Ask (the patient) and Ye Shall Receive (the answer)

Does this sound like your business?

If we implement Program ABC, all our customers will be happy! If we launch Initiative DEF, our retention will soar! If we execute Super Idea XYZ, we’ll have raving fans!

These concepts are often initiated by business people who are very smart; the problem is that they think they’re so smart that they know what the customer wants; unfortunately, they didn’t do the most important thing – ask they customer what they want.

The FierceHealthcare article Patient care makeovers improve quality outcomes notes what hospitals are beginning to do differently to improve patient satisfaction. The article states that “These efforts include creating senior-level positions to lead patient experience initiatives; a “sacred moment” checklist that calls for staff to discuss patients’ hopes and concerns about their stay while gathering key information; shadowing patients and families at every step in the episode of care to find areas for improvement; and discussions with patients at admission about patient safety, including good hand-hygiene practices and medication administration.”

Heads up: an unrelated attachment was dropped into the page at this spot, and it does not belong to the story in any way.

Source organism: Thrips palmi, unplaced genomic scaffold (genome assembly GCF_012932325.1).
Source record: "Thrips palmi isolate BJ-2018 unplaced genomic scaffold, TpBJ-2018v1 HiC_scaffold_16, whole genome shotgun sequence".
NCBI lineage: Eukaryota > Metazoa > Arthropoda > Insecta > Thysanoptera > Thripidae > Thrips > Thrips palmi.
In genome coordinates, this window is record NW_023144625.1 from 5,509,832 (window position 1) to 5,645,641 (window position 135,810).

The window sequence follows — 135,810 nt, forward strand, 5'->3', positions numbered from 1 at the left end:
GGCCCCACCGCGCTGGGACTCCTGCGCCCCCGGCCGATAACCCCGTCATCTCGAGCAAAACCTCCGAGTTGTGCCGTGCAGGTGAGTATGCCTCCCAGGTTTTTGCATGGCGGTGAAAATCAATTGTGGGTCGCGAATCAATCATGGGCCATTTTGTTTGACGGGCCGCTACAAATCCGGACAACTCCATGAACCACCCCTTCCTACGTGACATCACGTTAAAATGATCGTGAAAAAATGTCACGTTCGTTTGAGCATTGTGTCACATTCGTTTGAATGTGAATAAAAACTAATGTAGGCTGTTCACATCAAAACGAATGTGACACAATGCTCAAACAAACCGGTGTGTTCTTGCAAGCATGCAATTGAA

It also states that Twin Rivers hospital “took several steps to fix patient satisfaction, the most important being the ‘sacred moment checklist,’ according to amednews. The moment patients arrive in their inpatient rooms healthcare staff go over key questions and provide essential safety information. Nurses ask about their pain and dietary and spiritual needs.”

There are two key points amidst all these “sacred moment” concepts. First, ask the patient what they expect. Second, deliver on expectations. The hospitals are not improving patient satisfaction with some grand marketing campaign (although they obviously branded this initiative).

Instead, they are simply asking what each individual patient expects, getting that answer, and addressing that expectation.

Don’t over think patient satisfaction. Ask, and Ye Shall Receive.

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